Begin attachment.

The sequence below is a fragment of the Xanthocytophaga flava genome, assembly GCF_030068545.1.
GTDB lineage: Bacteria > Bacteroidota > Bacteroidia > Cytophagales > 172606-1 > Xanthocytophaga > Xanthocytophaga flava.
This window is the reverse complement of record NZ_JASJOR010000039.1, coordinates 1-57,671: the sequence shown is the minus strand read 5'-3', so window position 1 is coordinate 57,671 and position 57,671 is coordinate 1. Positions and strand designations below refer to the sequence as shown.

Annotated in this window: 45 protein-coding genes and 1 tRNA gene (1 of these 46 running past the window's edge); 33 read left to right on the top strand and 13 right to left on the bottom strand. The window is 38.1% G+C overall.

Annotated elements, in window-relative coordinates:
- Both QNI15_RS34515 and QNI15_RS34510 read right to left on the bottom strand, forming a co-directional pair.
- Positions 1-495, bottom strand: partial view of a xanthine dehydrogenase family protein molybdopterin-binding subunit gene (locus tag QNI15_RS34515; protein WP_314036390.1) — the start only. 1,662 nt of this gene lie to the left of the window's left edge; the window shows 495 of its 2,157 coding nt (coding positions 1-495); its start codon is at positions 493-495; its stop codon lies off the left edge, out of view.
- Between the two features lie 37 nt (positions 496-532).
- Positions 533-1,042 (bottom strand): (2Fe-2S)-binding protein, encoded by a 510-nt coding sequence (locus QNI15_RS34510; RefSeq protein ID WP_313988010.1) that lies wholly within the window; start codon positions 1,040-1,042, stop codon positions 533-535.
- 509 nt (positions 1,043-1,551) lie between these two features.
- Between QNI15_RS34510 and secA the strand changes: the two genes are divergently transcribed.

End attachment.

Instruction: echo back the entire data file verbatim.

The sequence below is a fragment of the Xanthocytophaga flava genome, assembly GCF_030068545.1.
GTDB lineage: Bacteria > Bacteroidota > Bacteroidia > Cytophagales > 172606-1 > Xanthocytophaga > Xanthocytophaga flava.
This window is the reverse complement of record NZ_JASJOR010000039.1, coordinates 1-57,671: the sequence shown is the minus strand read 5'-3', so window position 1 is coordinate 57,671 and position 57,671 is coordinate 1. Positions and strand designations below refer to the sequence as shown.

Annotated in this window: 45 protein-coding genes and 1 tRNA gene (1 of these 46 running past the window's edge); 33 read left to right on the top strand and 13 right to left on the bottom strand. The window is 38.1% G+C overall.

Annotated elements, in window-relative coordinates:
- Both QNI15_RS34515 and QNI15_RS34510 read right to left on the bottom strand, forming a co-directional pair.
- Positions 1-495, bottom strand: partial view of a xanthine dehydrogenase family protein molybdopterin-binding subunit gene (locus tag QNI15_RS34515; protein WP_314036390.1) — the start only. 1,662 nt of this gene lie to the left of the window's left edge; the window shows 495 of its 2,157 coding nt (coding positions 1-495); its start codon is at positions 493-495; its stop codon lies off the left edge, out of view.
- Between the two features lie 37 nt (positions 496-532).
- Positions 533-1,042 (bottom strand): (2Fe-2S)-binding protein, encoded by a 510-nt coding sequence (locus QNI15_RS34510; RefSeq protein ID WP_313988010.1) that lies wholly within the window; start codon positions 1,040-1,042, stop codon positions 533-535.
- 509 nt (positions 1,043-1,551) lie between these two features.
- Between QNI15_RS34510 and secA the strand changes: the two genes are divergently transcribed.